FORMER vice president Dick Cheney and others have sought to justify the torture of suspected terrorists by claiming it was necessary to obtain actionable intelligence, did not conflict with US and international law, and was needed to safeguard national security. These claims were shredded Wednesday in testimony before a Senate Judiciary Subcommittee by Philip Zelikow, former State Department counselor in the Bush administration, and Ali Soufan, a former FBI agent who successfully interrogated a key Al Qaeda captive without resort to physical abuse.
These two insiders left no doubt that the Bush administration's "cruel, inhuman, or degrading" treatment of detainees, practices forbidden in the US Army Field Manual, violated international law and US statutes while doing more harm than good in the struggle against Al Qaeda terrorists.
Neither witness called for prosecuting the interrogators. But they offered devastating criticisms of the practice. Soufan explained how counterproductive violent interrogations were, and Zelikow recounted arguments inside the Bush administration about the legality and wisdom of the techniques.
Soufan described his successful use of the nonviolent Informed Interrogation Approach prescribed in the Army Field Manual to elicit intelligence from the Al Qaeda captive Abu Zubaydah. But when a CIA team led by an agency contractor arrived, Zubaydah was subjected to harsh treatment - and stopped talking. After Soufan was allowed to resume his own approach, the terrorist once more revealed crucial information about Al Qaeda.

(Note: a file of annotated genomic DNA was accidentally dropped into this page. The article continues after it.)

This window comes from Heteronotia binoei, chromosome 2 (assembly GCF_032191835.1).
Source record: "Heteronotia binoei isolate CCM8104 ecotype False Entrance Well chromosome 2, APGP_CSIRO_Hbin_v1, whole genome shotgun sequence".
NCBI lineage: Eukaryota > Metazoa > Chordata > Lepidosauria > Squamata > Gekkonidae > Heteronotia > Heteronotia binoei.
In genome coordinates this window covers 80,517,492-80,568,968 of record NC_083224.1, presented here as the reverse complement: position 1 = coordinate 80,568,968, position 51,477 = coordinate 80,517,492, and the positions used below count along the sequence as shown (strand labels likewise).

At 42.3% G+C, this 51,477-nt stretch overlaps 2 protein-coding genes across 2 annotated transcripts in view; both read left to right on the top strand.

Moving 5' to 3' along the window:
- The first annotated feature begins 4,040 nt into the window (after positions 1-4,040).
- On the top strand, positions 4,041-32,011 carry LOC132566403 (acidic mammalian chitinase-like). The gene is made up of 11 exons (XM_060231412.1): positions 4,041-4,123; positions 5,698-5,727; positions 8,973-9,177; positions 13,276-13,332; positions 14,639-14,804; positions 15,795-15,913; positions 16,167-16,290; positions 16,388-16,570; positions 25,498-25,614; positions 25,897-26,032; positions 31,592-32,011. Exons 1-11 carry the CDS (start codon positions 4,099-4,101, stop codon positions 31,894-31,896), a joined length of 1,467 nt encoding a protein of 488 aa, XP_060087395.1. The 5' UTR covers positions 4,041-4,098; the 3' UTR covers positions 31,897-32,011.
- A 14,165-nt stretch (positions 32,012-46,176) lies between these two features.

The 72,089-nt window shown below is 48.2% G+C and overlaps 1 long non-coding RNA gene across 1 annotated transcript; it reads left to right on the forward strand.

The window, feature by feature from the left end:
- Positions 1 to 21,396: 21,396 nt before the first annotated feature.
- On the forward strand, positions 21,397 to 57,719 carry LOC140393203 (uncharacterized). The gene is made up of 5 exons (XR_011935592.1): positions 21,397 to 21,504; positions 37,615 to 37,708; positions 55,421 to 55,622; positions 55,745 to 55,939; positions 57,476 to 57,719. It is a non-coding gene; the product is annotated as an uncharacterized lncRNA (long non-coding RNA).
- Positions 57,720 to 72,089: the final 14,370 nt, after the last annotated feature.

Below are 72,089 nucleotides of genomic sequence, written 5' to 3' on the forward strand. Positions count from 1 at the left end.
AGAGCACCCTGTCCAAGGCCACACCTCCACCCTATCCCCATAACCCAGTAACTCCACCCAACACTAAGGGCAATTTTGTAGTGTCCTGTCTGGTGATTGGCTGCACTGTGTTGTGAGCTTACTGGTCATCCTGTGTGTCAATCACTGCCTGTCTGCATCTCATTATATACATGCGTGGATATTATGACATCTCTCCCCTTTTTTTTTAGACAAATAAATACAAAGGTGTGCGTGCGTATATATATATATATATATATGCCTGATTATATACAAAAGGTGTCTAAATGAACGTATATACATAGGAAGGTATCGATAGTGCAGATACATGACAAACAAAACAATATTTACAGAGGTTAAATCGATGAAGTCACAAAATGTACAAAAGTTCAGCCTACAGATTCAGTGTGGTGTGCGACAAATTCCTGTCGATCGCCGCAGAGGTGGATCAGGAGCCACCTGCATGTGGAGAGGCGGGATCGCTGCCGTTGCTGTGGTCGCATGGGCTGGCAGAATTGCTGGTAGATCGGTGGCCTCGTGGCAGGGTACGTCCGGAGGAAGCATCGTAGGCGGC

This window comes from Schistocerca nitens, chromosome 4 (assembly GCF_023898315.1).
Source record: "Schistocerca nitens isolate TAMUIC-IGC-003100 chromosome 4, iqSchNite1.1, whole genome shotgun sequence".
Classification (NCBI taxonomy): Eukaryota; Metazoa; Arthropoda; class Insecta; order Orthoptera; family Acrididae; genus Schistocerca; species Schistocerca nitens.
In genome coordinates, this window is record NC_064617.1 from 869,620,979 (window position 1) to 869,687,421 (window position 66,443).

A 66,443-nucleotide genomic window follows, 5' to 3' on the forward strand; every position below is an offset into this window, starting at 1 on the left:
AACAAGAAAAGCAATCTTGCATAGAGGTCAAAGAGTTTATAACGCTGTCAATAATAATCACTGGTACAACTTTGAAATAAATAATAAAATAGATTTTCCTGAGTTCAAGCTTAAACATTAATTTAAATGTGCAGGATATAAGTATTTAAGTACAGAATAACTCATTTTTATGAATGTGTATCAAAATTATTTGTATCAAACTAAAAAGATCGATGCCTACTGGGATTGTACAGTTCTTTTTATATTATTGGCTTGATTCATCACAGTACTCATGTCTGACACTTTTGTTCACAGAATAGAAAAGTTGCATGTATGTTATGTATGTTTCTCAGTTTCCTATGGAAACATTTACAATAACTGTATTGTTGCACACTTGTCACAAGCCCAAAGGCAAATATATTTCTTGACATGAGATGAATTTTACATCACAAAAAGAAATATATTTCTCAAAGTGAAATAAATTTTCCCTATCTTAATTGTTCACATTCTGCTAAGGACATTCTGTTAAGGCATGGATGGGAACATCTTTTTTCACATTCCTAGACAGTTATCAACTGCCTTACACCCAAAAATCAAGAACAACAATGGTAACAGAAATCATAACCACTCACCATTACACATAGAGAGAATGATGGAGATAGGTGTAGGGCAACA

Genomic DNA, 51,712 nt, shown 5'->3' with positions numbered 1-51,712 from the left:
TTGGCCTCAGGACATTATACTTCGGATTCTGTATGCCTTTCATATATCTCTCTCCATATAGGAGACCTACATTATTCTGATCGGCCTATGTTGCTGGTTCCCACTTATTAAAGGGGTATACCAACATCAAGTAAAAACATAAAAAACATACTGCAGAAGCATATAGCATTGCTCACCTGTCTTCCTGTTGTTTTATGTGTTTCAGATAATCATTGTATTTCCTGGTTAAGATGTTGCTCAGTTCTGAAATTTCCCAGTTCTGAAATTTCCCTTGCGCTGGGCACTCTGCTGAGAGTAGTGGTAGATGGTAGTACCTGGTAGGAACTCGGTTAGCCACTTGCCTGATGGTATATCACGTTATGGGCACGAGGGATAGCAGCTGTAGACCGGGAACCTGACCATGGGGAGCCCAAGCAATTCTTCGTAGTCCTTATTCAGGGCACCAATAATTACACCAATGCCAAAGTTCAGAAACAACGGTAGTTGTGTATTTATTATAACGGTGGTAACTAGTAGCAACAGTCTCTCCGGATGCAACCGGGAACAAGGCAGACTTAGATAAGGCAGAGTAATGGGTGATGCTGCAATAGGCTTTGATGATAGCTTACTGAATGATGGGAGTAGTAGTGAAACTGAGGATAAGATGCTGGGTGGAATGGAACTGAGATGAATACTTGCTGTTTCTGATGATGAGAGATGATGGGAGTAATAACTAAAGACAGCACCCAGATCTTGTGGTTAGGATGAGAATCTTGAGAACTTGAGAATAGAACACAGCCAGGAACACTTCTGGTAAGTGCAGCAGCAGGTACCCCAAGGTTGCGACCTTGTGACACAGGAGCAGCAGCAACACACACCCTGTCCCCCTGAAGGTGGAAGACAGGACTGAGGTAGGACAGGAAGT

When torture was started again, Soufan asked to be taken off the case. He said the FBI director at the time, Robert Mueller, passed a message saying of the torture, "we don't do that," and pulled him out.
The significance of Soufan's story today is not only that it contradicts Cheney's false claims for the value of torture; it also demonstrates that there were deeply patriotic individuals enrolled in the struggle against Al Qaeda who did not condone, and refused to participate in, illegal acts of torture of prisoners.
For his part, Zelikow peeled away obfuscating arguments for the necessity of torture. Acknowledging that the CIA's harsh methods may have produced some useful intelligence, he nevertheless observed: "The issue is not whether the CIA program of extreme physical coercion produced useful intelligence; it is about its net value when compared to the alternatives." In this, he was concurring with a point President Obama has made: that the use of torture corrodes the character of America.